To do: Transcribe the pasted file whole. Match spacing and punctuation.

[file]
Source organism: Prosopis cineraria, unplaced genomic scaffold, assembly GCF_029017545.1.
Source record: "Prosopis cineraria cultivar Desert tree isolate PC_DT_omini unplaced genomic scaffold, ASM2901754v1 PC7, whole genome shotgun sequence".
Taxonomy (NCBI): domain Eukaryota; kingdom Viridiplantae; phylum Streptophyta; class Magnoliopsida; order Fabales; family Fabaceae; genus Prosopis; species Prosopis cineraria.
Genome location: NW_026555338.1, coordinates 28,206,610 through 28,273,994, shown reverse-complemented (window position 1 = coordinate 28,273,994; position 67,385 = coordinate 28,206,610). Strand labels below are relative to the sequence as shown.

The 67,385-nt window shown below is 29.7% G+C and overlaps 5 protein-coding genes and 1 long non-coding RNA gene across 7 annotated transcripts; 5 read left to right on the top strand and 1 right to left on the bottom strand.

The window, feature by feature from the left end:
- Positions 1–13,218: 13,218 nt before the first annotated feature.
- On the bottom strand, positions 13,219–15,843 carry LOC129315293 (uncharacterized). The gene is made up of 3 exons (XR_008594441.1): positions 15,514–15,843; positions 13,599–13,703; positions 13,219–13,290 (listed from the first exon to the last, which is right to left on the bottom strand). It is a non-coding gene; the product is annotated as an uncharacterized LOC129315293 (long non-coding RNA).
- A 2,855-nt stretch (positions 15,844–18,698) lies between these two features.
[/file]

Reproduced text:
Source organism: Prosopis cineraria, unplaced genomic scaffold, assembly GCF_029017545.1.
Source record: "Prosopis cineraria cultivar Desert tree isolate PC_DT_omini unplaced genomic scaffold, ASM2901754v1 PC7, whole genome shotgun sequence".
Taxonomy (NCBI): domain Eukaryota; kingdom Viridiplantae; phylum Streptophyta; class Magnoliopsida; order Fabales; family Fabaceae; genus Prosopis; species Prosopis cineraria.
Genome location: NW_026555338.1, coordinates 28,206,610 through 28,273,994, shown reverse-complemented (window position 1 = coordinate 28,273,994; position 67,385 = coordinate 28,206,610). Strand labels below are relative to the sequence as shown.

The 67,385-nt window shown below is 29.7% G+C and overlaps 5 protein-coding genes and 1 long non-coding RNA gene across 7 annotated transcripts; 5 read left to right on the top strand and 1 right to left on the bottom strand.

The window, feature by feature from the left end:
- Positions 1–13,218: 13,218 nt before the first annotated feature.
- On the bottom strand, positions 13,219–15,843 carry LOC129315293 (uncharacterized). The gene is made up of 3 exons (XR_008594441.1): positions 15,514–15,843; positions 13,599–13,703; positions 13,219–13,290 (listed from the first exon to the last, which is right to left on the bottom strand). It is a non-coding gene; the product is annotated as an uncharacterized LOC129315293 (long non-coding RNA).
- A 2,855-nt stretch (positions 15,844–18,698) lies between these two features.